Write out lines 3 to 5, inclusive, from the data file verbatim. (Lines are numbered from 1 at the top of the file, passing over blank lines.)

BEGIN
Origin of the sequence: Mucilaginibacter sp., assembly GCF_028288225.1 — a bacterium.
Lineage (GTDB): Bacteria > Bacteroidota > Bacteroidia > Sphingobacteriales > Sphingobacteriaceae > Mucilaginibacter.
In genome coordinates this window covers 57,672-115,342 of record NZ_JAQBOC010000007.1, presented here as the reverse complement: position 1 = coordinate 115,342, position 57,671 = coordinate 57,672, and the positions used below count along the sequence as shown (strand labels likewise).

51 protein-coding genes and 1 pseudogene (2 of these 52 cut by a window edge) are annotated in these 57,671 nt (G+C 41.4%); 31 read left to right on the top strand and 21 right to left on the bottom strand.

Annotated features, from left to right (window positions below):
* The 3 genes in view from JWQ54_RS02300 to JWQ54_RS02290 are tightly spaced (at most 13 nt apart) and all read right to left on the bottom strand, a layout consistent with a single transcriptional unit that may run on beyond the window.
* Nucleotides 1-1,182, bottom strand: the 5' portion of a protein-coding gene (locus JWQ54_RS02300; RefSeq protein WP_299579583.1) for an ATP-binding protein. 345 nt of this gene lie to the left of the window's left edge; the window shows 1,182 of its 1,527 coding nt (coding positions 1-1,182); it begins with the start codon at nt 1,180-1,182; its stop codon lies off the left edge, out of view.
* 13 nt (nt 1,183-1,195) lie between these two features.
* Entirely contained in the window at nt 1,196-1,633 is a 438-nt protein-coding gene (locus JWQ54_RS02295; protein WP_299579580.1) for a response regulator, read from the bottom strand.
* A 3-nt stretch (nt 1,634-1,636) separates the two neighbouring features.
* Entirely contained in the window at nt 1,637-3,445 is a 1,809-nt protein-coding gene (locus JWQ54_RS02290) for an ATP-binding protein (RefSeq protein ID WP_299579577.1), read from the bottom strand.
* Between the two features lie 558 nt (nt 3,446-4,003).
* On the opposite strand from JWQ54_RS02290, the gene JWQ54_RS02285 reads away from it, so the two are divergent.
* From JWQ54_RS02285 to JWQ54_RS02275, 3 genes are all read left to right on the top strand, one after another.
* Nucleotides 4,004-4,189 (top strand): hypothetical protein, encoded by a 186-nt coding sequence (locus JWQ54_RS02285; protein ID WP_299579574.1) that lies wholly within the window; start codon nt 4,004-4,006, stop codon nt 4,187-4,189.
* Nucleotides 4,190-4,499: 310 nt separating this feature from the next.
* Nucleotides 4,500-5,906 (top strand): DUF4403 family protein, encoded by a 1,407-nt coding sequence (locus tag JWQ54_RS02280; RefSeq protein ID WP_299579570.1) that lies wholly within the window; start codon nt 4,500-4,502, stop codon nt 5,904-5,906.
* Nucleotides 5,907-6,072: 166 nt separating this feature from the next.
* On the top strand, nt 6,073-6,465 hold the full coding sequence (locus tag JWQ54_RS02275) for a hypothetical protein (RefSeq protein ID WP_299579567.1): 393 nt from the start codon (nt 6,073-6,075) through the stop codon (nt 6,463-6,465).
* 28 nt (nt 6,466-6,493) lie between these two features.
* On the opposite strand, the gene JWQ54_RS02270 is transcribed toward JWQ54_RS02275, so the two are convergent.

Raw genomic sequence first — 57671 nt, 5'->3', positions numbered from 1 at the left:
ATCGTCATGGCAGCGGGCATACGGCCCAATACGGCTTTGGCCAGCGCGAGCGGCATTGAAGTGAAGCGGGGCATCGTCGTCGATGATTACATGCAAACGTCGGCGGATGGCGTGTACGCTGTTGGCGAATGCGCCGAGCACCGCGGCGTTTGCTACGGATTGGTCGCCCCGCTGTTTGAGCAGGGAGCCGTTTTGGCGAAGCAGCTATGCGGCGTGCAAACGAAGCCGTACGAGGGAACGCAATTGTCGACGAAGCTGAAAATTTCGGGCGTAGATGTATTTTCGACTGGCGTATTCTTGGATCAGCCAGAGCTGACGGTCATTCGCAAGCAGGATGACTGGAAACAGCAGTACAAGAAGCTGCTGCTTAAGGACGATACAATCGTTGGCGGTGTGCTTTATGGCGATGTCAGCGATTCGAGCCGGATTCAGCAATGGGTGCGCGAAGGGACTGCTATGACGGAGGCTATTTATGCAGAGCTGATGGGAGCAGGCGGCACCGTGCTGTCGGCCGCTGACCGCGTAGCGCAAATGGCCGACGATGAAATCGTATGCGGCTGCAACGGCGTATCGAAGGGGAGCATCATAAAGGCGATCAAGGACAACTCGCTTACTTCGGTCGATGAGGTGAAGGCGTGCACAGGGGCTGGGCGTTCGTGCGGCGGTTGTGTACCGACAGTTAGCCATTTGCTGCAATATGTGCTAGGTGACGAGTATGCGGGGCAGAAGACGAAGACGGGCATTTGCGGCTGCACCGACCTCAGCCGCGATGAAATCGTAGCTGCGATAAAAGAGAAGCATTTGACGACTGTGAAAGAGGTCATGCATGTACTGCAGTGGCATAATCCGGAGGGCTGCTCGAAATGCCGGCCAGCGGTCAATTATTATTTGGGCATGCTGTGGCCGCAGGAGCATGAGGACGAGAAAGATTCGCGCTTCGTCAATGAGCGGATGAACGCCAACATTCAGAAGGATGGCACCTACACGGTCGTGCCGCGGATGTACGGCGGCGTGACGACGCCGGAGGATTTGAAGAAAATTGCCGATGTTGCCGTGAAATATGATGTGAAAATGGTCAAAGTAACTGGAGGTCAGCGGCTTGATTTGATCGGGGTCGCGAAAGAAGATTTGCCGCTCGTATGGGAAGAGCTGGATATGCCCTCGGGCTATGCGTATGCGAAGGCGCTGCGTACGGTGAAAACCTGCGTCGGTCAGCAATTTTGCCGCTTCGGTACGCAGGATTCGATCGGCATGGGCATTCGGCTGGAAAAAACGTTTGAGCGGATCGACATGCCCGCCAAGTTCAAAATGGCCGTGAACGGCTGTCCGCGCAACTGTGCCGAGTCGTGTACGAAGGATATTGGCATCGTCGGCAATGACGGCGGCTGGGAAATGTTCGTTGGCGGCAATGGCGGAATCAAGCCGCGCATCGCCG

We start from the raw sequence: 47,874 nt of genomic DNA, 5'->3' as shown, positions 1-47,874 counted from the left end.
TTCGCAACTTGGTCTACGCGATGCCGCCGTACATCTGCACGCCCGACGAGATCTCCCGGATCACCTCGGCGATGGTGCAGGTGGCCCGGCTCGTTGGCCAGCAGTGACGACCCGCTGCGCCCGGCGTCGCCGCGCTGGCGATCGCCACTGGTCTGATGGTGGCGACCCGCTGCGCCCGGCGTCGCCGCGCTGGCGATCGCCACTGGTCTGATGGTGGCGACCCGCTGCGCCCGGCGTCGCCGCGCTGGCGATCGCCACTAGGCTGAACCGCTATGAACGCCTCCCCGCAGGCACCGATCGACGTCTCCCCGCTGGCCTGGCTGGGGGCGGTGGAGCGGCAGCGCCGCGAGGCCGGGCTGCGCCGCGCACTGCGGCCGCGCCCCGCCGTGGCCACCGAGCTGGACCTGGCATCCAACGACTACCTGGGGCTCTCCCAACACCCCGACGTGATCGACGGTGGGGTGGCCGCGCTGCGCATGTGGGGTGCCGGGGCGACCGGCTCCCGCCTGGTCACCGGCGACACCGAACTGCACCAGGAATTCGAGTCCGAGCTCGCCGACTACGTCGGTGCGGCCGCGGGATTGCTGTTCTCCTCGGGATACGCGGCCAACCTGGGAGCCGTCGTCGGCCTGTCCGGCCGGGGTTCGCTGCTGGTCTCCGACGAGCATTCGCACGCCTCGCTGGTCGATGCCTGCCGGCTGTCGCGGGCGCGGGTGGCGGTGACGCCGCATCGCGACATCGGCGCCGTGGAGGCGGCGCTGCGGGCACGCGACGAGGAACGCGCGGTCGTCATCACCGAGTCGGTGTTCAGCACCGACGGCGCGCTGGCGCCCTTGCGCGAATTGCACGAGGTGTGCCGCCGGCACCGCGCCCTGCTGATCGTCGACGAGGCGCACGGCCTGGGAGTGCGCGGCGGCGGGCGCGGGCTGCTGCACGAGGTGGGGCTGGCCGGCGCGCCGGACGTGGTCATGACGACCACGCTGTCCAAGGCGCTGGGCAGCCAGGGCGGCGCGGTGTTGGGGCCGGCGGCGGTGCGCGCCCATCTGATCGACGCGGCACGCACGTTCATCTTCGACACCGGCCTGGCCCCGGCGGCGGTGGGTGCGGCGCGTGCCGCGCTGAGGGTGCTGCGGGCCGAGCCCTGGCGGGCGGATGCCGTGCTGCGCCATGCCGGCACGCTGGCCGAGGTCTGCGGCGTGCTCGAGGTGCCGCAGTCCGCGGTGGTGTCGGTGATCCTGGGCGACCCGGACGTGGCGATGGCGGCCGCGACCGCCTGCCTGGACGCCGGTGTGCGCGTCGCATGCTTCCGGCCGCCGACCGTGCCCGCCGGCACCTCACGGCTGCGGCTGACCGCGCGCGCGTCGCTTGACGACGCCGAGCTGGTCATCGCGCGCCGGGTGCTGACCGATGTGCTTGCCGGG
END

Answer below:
In genome coordinates this window covers 57,672-115,342 of record NZ_JAQBOC010000007.1, presented here as the reverse complement: position 1 = coordinate 115,342, position 57,671 = coordinate 57,672, and the positions used below count along the sequence as shown (strand labels likewise).

51 protein-coding genes and 1 pseudogene (2 of these 52 cut by a window edge) are annotated in these 57,671 nt (G+C 41.4%); 31 read left to right on the top strand and 21 right to left on the bottom strand.

Annotated features, from left to right (window positions below):